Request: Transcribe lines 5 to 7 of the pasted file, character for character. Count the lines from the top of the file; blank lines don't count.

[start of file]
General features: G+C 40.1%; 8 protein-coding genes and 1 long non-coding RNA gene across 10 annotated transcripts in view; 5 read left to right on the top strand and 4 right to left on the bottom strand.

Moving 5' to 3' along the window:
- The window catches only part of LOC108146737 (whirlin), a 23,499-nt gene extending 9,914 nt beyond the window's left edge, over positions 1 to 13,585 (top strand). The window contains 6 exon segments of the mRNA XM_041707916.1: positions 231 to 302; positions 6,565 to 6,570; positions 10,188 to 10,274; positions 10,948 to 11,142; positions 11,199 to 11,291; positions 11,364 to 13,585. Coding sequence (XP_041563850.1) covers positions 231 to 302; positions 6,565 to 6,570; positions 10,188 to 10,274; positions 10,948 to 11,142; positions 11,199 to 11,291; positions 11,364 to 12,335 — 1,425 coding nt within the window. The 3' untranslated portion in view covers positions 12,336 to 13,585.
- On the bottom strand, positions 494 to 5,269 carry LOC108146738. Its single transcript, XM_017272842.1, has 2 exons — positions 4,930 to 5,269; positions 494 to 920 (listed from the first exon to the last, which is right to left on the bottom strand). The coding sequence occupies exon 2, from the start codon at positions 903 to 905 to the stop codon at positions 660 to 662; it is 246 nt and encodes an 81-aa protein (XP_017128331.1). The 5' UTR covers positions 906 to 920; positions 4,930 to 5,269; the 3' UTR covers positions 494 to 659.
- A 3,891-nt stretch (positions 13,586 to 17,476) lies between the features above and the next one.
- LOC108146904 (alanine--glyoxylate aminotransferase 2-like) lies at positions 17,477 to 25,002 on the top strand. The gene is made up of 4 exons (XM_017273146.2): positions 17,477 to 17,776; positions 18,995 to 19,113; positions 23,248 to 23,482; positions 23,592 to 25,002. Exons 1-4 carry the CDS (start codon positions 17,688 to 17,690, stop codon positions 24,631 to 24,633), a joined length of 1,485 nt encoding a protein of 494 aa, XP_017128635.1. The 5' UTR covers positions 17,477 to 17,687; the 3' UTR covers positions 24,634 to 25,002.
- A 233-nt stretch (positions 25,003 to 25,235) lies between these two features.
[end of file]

- A 3,891-nt stretch (positions 13,586 to 17,476) lies between the features above and the next one.
- LOC108146904 (alanine--glyoxylate aminotransferase 2-like) lies at positions 17,477 to 25,002 on the top strand. The gene is made up of 4 exons (XM_017273146.2): positions 17,477 to 17,776; positions 18,995 to 19,113; positions 23,248 to 23,482; positions 23,592 to 25,002. Exons 1-4 carry the CDS (start codon positions 17,688 to 17,690, stop codon positions 24,631 to 24,633), a joined length of 1,485 nt encoding a protein of 494 aa, XP_017128635.1. The 5' UTR covers positions 17,477 to 17,687; the 3' UTR covers positions 24,634 to 25,002.
- A 233-nt stretch (positions 25,003 to 25,235) lies between these two features.